According to a statement provided to Pasadena Now from Pasadena Health Director Ying Ying Goh, since Feb. 3, the Centers for Disease Control has given the Public Health Department the names of over 50 people living in Pasadena for self-quarantine due to concerns they could have been exposed to the Coronavirus.
It is not known if all of the people did place themselves in self-isolation.
“Many of them have completed the 14 days (it’s been more than 14 days since they returned or were potentially exposed) and have not reported illness,” Goh said Sunday.
Goh called a public health emergency on Wednesday. Currently there are no known cases of the virus in Pasadena. Goh and doctors from Huntington Hospital are scheduled to update the City Council tonight.
“Since Feb. 3, the federal government announced that all travelers returning from China would be asked by the US CDC to self-quarantine for 14 days,” Goh told Pasadena Now. “Local health departments have been given names and contact information and help to monitor and support these people.”
“These Americans are asymptomatic [without symptoms] when they are screened at the airport. There have been over 9,000 of these Americans that have returned to California, and I have heard L.A. County officials state publicly that there are thousands in L.A. County. In Pasadena, we have been given names for over 50 people. None of the people we have monitored from China or the Grand Princess have reported symptoms.”
The Grand Princess ship is owned and operated by the Princess Cruises line. Three people who traveled aboard the Grand Princess in early February developed coronavirus, and one of those, a 71-year-old California man, died. His was the first coronavirus death in the state.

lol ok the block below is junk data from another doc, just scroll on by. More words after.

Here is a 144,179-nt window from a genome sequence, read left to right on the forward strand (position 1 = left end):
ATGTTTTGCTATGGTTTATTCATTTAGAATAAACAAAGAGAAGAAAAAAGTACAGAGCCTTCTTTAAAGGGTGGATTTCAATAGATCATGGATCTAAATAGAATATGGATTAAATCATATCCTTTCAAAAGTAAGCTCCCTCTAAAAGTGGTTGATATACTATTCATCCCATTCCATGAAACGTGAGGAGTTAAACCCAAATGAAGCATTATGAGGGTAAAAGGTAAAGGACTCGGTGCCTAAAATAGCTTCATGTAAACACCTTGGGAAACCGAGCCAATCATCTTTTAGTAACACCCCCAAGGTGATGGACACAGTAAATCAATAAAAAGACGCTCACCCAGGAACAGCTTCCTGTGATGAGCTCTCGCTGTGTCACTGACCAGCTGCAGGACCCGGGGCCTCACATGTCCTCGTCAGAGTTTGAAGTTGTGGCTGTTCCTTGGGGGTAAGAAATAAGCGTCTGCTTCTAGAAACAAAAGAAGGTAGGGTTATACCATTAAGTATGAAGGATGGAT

There are 9,700 people in self-quarantine in California.
“We currently do not have anyone in Pasadena who is being tested through public health for COVID-19. As commercial laboratories begin testing, any provider or lab that has a positive COVID-19 test is required to report this to the local public health department immediately,” said Goh.
It is not known how the Pasadenans identified by the CDC were monitored by the Pasadena Public Health Department and how many people are still in self-quarantine. People who are asymptomatic and on self-monitoring are asked to stay separated from family members to the extent possible. Individual arrangements depend on the individual’s living situation, according to Goh.
According to the CDC, under a self-quarantine, the local Public Health Department assumes the responsibility of oversight for self-monitoring. The CDC recommends the department establish communication, provide a plan for self-monitoring and clear instructions for notifying the department if symptoms develop.
In total, there are 107,897 cases of COVID-19 and 3,658 deaths worldwide, as of early Sunday. More than 60,000 people have recovered from the virus.
In the US, 469 cases have been diagnosed, and 19 people have died. Schools have been closed in parts of Washington state.
The World Health Organization has labeled the coronavirus outbreak a “very high” risk of spread and impact, but has so far stopped short of declaring it a global pandemic.
On Saturday, Gov. Gavin Newsom said at some point the virus will impact local schools. State officials released guidelines on how schools should handle the virus.
Pasadena Unified School District Superintendent Brian McDonald issued a statement on the virus.
“PUSD is preparing and planning to keep our students and staff safe. At this time, there are no plans for imminent school closures.
“The district is updating its protocols and preparing plans for virtual learning for schools in the event of a prolonged emergency.”
California Health and Human Services Agency Director Mark Ghaly said health officials would change the way they test for the virus by “shifting from order and community containment to one where we acknowledge that community spread is possible.”
Newsom said the state also currently has a shortage of coronavirus testing kits and has worked with the U.S. Centers for Disease Control and Prevention to update the testing protocols for the coronavirus.